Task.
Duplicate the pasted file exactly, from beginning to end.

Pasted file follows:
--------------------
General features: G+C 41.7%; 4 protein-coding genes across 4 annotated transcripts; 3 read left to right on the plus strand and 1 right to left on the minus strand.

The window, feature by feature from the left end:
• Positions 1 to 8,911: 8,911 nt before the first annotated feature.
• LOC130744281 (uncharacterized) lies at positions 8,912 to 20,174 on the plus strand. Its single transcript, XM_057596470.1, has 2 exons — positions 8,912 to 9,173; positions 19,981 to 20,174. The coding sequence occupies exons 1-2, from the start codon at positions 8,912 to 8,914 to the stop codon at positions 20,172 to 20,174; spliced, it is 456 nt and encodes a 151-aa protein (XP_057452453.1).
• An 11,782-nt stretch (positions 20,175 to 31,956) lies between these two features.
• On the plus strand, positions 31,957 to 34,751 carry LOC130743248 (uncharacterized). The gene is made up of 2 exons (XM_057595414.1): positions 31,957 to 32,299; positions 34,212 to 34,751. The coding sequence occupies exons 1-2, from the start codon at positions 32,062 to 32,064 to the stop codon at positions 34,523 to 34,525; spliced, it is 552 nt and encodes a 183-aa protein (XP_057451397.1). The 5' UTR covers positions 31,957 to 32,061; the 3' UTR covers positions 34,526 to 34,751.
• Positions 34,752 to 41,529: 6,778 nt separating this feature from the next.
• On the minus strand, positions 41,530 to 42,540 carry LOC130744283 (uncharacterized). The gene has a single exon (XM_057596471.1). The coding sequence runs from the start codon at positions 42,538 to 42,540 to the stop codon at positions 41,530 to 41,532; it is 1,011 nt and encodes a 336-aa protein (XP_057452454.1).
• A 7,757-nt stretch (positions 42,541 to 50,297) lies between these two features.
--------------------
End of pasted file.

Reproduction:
General features: G+C 41.7%; 4 protein-coding genes across 4 annotated transcripts; 3 read left to right on the plus strand and 1 right to left on the minus strand.

The window, feature by feature from the left end:
• Positions 1 to 8,911: 8,911 nt before the first annotated feature.
• LOC130744281 (uncharacterized) lies at positions 8,912 to 20,174 on the plus strand. Its single transcript, XM_057596470.1, has 2 exons — positions 8,912 to 9,173; positions 19,981 to 20,174. The coding sequence occupies exons 1-2, from the start codon at positions 8,912 to 8,914 to the stop codon at positions 20,172 to 20,174; spliced, it is 456 nt and encodes a 151-aa protein (XP_057452453.1).
• An 11,782-nt stretch (positions 20,175 to 31,956) lies between these two features.
• On the plus strand, positions 31,957 to 34,751 carry LOC130743248 (uncharacterized). The gene is made up of 2 exons (XM_057595414.1): positions 31,957 to 32,299; positions 34,212 to 34,751. The coding sequence occupies exons 1-2, from the start codon at positions 32,062 to 32,064 to the stop codon at positions 34,523 to 34,525; spliced, it is 552 nt and encodes a 183-aa protein (XP_057451397.1). The 5' UTR covers positions 31,957 to 32,061; the 3' UTR covers positions 34,526 to 34,751.
• Positions 34,752 to 41,529: 6,778 nt separating this feature from the next.
• On the minus strand, positions 41,530 to 42,540 carry LOC130744283 (uncharacterized). The gene has a single exon (XM_057596471.1). The coding sequence runs from the start codon at positions 42,538 to 42,540 to the stop codon at positions 41,530 to 41,532; it is 1,011 nt and encodes a 336-aa protein (XP_057452454.1).
• A 7,757-nt stretch (positions 42,541 to 50,297) lies between these two features.